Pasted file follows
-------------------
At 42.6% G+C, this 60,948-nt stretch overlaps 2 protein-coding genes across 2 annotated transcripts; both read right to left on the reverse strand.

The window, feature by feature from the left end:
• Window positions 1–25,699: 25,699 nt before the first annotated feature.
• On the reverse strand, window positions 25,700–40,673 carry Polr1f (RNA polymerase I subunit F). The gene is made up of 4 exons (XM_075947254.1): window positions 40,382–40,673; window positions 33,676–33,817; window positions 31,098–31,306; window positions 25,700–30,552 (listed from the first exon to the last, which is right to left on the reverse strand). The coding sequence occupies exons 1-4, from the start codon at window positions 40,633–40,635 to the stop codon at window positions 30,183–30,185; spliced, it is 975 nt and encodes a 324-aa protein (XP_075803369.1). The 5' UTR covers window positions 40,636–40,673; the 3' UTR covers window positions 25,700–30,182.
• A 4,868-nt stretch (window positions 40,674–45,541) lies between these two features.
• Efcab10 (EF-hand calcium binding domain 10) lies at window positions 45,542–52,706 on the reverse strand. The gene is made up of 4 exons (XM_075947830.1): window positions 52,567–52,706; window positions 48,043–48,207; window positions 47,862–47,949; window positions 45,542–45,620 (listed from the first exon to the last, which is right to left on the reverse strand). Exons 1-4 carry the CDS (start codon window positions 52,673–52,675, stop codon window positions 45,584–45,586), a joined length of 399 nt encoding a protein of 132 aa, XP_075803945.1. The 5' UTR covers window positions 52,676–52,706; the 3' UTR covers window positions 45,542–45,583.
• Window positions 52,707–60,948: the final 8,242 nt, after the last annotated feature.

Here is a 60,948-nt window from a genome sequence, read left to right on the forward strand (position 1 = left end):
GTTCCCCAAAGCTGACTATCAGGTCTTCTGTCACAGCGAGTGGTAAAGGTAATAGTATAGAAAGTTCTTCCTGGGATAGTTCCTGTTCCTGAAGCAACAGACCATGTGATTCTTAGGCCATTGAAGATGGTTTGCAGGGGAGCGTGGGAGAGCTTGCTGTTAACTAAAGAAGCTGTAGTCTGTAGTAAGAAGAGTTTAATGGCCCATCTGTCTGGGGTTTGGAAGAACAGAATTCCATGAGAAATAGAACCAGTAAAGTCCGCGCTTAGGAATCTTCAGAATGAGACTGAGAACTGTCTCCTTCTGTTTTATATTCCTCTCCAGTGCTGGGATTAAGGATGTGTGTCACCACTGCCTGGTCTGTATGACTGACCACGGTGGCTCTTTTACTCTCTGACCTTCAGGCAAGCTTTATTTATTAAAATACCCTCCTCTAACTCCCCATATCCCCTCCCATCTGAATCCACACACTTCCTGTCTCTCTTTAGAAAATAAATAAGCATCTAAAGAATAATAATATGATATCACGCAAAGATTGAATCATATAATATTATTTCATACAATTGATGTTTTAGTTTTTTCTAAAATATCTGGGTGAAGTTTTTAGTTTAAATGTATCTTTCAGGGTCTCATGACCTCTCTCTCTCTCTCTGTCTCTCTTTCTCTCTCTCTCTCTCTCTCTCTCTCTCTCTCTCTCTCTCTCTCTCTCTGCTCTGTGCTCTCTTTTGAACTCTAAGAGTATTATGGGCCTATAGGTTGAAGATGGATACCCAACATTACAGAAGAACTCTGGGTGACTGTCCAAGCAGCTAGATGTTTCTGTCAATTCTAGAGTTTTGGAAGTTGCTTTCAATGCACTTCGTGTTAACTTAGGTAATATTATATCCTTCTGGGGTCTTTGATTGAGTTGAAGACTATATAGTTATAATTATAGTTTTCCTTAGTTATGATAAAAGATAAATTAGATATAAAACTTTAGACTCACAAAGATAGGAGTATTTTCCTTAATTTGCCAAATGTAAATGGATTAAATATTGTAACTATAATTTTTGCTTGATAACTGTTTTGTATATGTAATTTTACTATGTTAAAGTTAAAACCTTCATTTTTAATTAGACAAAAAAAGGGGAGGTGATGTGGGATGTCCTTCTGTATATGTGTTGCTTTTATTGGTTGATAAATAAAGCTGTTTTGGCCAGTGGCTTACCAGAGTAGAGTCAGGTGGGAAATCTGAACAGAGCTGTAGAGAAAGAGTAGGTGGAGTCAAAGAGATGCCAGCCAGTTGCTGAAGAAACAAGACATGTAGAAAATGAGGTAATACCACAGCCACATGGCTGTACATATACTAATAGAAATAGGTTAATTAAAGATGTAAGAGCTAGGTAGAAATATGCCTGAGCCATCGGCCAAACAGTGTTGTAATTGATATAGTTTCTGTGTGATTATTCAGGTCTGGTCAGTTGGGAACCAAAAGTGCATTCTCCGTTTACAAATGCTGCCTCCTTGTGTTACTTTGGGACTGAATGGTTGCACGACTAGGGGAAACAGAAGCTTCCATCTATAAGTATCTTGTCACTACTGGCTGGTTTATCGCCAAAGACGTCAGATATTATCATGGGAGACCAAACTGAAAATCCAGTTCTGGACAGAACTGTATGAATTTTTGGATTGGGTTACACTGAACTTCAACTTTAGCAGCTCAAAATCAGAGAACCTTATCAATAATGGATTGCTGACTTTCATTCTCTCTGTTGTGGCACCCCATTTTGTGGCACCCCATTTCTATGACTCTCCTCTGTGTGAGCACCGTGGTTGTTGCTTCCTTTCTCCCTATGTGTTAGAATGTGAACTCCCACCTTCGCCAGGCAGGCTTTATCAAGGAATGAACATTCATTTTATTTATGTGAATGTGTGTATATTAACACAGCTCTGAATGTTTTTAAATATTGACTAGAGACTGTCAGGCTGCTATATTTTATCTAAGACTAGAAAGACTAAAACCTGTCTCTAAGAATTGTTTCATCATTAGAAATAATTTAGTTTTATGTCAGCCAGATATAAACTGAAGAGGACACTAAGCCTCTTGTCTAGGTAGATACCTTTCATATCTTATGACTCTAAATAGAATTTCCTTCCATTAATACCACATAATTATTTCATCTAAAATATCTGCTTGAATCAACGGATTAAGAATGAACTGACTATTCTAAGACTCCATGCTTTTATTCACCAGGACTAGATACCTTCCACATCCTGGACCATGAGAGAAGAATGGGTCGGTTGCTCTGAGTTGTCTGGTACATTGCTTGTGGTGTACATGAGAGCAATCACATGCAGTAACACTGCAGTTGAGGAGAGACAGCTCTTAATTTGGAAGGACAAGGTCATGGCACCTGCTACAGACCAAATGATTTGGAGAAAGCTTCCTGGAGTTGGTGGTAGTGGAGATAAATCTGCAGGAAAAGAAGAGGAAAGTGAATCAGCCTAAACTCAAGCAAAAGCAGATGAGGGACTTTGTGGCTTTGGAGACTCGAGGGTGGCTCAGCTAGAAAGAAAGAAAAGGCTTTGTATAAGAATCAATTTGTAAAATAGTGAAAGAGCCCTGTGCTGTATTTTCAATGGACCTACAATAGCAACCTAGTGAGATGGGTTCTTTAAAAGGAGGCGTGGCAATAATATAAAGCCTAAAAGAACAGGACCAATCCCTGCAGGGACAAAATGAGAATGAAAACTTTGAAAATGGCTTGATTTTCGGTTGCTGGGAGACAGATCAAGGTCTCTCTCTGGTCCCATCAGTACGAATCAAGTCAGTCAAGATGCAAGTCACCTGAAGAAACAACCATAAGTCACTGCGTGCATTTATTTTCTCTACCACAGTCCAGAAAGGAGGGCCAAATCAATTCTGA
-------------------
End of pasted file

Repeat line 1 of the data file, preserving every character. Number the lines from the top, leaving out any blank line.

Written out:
At 42.6% G+C, this 60,948-nt stretch overlaps 2 protein-coding genes across 2 annotated transcripts; both read right to left on the reverse strand.